The events in question, leading to the apprehension and removal of the Complainant from a motel in Niagara Falls, are clear on the evidence collected by the SIU, which included statements from the Complainant, the subject officer (SO), two independent civilian witnesses (CWs), and three police witnesses, as well as the ambulance and hospital records of the Complainant.

On January 29, 2018, the Complainant and CW #2 were staying in room #3 at a motel in the City of Niagara Falls. The Complainant had been drinking a significant amount of alcohol and she became embroiled in an argument with CW #2. As a result of the disturbance, and sounds from outside of the room which appeared to indicate that damage was being done inside of the room, the motel owner, CW #1, called 911 at approximately 8:34 a.m., and requested that the NRPS attend to have the occupants of the room removed.

The SO and witness officer (WO) #2 attended the motel, spoke with CW #1 and confirmed that he had already told the occupants of room #3 that they had to leave, and that while CW #2 was amenable, the Complainant had refused. Having ascertained reasonable grounds to believe that the Complainant was in breach of section 2 of the TPA, the SO and WO #2 then attended room #3 to try to convince the occupants to voluntarily leave the premises.

Upon arrival at the room, CW #2 told the two police officers that the Complainant had ingested both crystal methamphetamine and cocaine, and had consumed beer, rum, and wine, on that day. The Complainant, in her statement to SIU investigators, confirmed that she had indeed consumed a third of a bottle of rum, straight from the bottle. CW #2 described the Complainant as being extremely intoxicated and intolerable. He also described the Complainant’s habit of removing all of her clothing and jumping into the shower in order to thwart any efforts by the police to arrest and remove her, which is exactly what she then did on this occasion.

The SO and WO #2 approached room #3, knocked on the door a number of times, and announced themselves as police officers, but there was no response and the door to the room was locked. CW #1 was then asked to unlock the door, and he did so, allowing the police officers entry into the room. When the officers entered, they did not see anyone in the room, and they called out again announcing the presence of police. When the SO heard the shower running in the bathroom, he knocked on the bathroom door, which was also locked, and again announced the police presence and requested the Complainant exit the bathroom to speak with the police. This request was met with shouted obscenities from the Complainant. The SO repeatedly told the Complainant to turn off the shower, get dressed, and come out as the motel owner wanted her evicted from the premises.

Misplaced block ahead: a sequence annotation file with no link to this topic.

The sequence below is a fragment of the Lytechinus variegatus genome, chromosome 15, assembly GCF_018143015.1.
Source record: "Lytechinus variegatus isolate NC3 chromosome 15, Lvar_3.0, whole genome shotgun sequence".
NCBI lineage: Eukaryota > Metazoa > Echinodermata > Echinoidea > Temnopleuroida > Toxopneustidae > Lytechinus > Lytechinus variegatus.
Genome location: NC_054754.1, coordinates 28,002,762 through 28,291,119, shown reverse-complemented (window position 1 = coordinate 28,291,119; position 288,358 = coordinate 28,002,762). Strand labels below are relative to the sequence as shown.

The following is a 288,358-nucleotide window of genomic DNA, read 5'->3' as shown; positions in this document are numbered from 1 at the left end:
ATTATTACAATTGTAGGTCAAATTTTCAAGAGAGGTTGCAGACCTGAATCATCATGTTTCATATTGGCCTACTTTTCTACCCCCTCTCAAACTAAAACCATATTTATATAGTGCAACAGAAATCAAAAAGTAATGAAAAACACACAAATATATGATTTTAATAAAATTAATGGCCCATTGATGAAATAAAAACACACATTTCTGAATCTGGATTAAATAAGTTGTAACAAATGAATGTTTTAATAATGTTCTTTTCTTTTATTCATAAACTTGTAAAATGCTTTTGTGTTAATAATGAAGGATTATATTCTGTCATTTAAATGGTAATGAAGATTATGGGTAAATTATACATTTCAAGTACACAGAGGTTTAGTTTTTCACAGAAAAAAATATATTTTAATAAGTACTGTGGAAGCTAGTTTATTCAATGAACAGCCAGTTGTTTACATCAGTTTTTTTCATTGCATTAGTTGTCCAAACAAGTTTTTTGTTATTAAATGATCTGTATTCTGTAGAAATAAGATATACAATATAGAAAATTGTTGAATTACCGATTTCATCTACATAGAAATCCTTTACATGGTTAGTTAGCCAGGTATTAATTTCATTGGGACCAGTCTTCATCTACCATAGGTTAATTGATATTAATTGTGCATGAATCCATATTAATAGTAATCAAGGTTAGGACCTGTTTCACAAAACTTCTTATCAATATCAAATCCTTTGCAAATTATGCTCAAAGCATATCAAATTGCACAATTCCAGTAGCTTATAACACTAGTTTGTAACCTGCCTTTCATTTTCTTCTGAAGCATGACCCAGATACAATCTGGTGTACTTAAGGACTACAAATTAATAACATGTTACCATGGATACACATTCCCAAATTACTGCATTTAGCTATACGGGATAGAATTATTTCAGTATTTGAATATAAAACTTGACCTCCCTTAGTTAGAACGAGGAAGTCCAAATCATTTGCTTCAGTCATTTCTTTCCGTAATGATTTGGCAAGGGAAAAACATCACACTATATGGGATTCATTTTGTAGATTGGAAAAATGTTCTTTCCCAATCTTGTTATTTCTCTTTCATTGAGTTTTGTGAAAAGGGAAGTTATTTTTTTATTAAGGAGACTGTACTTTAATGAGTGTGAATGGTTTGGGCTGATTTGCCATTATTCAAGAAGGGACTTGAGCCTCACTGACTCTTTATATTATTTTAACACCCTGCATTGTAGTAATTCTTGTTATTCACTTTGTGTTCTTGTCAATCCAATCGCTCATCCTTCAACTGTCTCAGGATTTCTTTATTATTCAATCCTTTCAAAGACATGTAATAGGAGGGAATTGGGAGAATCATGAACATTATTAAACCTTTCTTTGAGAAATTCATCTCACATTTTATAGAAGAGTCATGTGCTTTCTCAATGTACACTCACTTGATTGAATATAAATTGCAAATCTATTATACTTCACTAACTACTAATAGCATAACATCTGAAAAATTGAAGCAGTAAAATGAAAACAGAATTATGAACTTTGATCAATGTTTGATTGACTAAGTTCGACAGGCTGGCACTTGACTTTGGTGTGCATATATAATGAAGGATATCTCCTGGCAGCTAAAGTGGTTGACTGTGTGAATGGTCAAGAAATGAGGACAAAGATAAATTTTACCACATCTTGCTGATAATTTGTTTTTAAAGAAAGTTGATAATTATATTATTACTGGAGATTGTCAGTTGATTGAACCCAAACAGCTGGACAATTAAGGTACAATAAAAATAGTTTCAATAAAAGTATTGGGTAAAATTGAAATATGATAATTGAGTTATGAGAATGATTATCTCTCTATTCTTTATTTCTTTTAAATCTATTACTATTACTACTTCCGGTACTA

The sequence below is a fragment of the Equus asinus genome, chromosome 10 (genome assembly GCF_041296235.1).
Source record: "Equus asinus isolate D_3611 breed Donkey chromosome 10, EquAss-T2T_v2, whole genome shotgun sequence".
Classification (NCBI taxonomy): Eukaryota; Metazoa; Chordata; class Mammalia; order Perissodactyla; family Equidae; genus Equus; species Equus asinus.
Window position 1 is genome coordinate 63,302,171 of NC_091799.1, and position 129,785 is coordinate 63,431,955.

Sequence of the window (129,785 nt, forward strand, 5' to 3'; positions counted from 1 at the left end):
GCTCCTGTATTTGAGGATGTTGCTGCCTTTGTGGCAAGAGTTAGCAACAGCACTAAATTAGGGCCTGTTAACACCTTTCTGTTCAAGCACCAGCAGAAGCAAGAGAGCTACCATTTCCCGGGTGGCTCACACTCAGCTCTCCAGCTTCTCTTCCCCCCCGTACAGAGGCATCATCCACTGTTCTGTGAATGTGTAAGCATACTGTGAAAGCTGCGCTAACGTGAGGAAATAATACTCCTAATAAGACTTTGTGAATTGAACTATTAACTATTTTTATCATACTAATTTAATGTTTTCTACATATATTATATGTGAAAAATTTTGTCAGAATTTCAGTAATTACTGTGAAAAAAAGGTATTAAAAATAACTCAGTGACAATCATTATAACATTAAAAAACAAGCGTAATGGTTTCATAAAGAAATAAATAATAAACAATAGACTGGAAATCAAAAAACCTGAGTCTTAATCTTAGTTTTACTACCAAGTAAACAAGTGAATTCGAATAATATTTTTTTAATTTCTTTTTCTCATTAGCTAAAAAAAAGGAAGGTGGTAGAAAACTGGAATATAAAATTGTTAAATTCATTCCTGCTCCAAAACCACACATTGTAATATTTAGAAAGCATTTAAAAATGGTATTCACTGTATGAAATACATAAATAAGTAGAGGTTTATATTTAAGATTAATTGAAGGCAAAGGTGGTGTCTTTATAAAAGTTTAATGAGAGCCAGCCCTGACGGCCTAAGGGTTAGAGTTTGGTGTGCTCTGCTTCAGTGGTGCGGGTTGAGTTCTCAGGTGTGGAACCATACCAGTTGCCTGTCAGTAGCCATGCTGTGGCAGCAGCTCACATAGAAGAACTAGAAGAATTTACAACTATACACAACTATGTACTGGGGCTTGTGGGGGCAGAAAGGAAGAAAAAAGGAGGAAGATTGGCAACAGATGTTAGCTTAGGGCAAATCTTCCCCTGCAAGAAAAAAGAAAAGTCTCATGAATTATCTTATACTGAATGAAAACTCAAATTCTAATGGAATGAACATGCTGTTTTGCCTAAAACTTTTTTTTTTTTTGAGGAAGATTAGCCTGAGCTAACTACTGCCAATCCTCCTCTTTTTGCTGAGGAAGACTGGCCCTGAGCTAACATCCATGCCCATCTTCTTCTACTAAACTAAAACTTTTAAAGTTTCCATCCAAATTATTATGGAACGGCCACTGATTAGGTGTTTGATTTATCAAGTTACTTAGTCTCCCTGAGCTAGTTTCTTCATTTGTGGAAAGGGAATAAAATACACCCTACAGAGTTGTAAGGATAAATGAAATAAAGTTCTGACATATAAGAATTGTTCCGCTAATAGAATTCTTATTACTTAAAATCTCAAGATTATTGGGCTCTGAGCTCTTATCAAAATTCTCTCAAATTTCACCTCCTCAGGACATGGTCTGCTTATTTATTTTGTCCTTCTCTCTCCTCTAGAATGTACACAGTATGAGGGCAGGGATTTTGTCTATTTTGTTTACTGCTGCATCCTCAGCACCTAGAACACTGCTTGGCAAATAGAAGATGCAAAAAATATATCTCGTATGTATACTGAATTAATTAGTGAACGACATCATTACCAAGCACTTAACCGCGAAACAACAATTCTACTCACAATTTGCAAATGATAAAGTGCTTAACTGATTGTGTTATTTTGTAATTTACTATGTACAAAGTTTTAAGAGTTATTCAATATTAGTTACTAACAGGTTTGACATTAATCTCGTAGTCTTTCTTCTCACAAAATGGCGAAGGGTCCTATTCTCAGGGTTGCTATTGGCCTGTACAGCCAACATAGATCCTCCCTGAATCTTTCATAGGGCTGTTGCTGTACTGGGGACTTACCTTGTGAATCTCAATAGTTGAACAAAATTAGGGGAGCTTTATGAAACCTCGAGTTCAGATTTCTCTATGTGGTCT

CW #2, who had also entered the room, was asked to intercede and try to convince the Complainant to leave the bathroom in order to avoid a physical confrontation. CW #2 managed to unlock the bathroom door and entered the bathroom. He also asked the Complainant to get dressed and leave the bathroom; her response to CW #2 was similar to that received by the police officers and the Complainant refused to exit the bathroom. Due to the situation involving the eviction of a likely naked woman, and the presence of two male police officers, the SO then requested the attendance of a female officer, WO #1, to assist. While awaiting the arrival of WO #1, CW #2 continued his efforts to convince the Complainant to come out of the bathroom. The SO and WO #2, who were standing outside of the bathroom during these negotiations, heard a loud crashing sound from within the bathroom and were advised by CW #2, who was still in the bathroom with the Complainant, that she had fallen.

As a result of concern for the safety of the Complainant and to see if she had been injured, the SO then entered the bathroom and observed that the Complainant was upside down in the shower. The SO then called for an ambulance, but the Complainant told him she did not want an ambulance, following which the SO then cancelled the ambulance.

Upon WO #1’s arrival, she too tried to convince the Complainant to exit the bathroom, but the Complainant remained in the bathtub with the shower curtain closed and refused to come out.

At that point it was determined that the best course of action to get the Complainant to voluntarily leave the bathroom was to turn off the water, which CW #1 then did, [1] following which the Complainant, after a few minutes, exited the bathroom completely naked. WO #1 then handed a towel to the Complainant, which she rejected. Once the Complainant was standing directly outside of the door, in order to prevent her again returning to the bathroom and barricading herself, WO #1 grabbed the Complainant by the right arm, while the SO grabbed her by the left. The Complainant resisted, by thrashing her arms, and she eventually slipped and fell onto the laminate floor with WO #1 and the SO beside her. Once on the floor, the Complainant kicked the officers several times while continuing to thrash her arms, with WO #1 and the SO trying to control the Complainant in order to get her handcuffed.

After the Complainant and the SO had fallen to the floor, the SO heard the Complainant say, “Let me go! My finger!”